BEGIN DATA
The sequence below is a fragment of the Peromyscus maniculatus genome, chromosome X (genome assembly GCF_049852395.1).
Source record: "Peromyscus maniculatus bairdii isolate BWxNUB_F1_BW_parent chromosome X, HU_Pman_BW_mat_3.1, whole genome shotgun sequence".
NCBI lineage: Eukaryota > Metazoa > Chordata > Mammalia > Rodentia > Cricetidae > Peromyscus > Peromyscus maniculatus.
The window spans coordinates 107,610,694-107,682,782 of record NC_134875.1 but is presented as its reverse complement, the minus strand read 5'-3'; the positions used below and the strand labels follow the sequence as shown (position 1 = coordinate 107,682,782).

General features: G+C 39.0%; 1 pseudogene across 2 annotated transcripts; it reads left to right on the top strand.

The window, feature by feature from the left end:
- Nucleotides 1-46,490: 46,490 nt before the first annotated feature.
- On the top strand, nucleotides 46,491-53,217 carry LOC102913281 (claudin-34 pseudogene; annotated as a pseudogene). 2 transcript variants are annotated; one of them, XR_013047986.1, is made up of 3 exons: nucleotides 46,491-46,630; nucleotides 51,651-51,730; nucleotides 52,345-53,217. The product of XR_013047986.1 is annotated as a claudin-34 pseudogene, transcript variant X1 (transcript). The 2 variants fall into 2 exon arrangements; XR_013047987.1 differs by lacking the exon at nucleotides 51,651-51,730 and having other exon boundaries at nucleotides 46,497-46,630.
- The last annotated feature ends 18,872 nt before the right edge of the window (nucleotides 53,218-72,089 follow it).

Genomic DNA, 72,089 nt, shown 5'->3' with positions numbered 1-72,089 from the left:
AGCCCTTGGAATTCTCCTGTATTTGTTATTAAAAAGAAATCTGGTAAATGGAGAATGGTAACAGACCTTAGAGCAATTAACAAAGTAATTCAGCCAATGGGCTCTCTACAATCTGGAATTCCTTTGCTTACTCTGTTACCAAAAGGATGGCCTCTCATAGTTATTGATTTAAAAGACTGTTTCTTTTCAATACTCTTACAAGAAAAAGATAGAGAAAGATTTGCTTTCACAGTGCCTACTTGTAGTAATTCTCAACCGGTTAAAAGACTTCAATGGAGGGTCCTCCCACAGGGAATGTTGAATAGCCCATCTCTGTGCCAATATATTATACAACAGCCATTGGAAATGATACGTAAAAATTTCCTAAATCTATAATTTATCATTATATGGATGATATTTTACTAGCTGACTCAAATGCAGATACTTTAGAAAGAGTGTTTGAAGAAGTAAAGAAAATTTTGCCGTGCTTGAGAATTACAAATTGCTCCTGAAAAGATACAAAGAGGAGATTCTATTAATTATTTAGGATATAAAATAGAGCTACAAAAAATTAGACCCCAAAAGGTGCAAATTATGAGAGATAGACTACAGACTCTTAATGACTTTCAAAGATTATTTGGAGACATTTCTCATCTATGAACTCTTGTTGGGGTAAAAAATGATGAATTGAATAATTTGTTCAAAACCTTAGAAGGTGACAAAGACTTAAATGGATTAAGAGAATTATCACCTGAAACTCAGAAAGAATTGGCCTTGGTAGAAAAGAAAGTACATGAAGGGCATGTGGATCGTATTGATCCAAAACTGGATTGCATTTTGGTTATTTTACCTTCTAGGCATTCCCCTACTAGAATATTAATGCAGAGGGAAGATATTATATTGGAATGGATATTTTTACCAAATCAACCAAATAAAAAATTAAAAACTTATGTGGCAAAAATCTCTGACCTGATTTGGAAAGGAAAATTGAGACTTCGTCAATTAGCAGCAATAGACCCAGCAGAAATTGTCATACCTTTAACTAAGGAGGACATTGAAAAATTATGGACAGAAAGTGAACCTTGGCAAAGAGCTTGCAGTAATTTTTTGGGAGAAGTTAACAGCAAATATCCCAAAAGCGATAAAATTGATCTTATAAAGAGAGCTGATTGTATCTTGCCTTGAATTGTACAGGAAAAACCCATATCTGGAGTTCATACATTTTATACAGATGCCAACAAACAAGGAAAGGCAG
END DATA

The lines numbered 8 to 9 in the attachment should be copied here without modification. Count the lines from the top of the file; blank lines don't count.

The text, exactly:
- On the top strand, nucleotides 46,491-53,217 carry LOC102913281 (claudin-34 pseudogene; annotated as a pseudogene). 2 transcript variants are annotated; one of them, XR_013047986.1, is made up of 3 exons: nucleotides 46,491-46,630; nucleotides 51,651-51,730; nucleotides 52,345-53,217. The product of XR_013047986.1 is annotated as a claudin-34 pseudogene, transcript variant X1 (transcript). The 2 variants fall into 2 exon arrangements; XR_013047987.1 differs by lacking the exon at nucleotides 51,651-51,730 and having other exon boundaries at nucleotides 46,497-46,630.
- The last annotated feature ends 18,872 nt before the right edge of the window (nucleotides 53,218-72,089 follow it).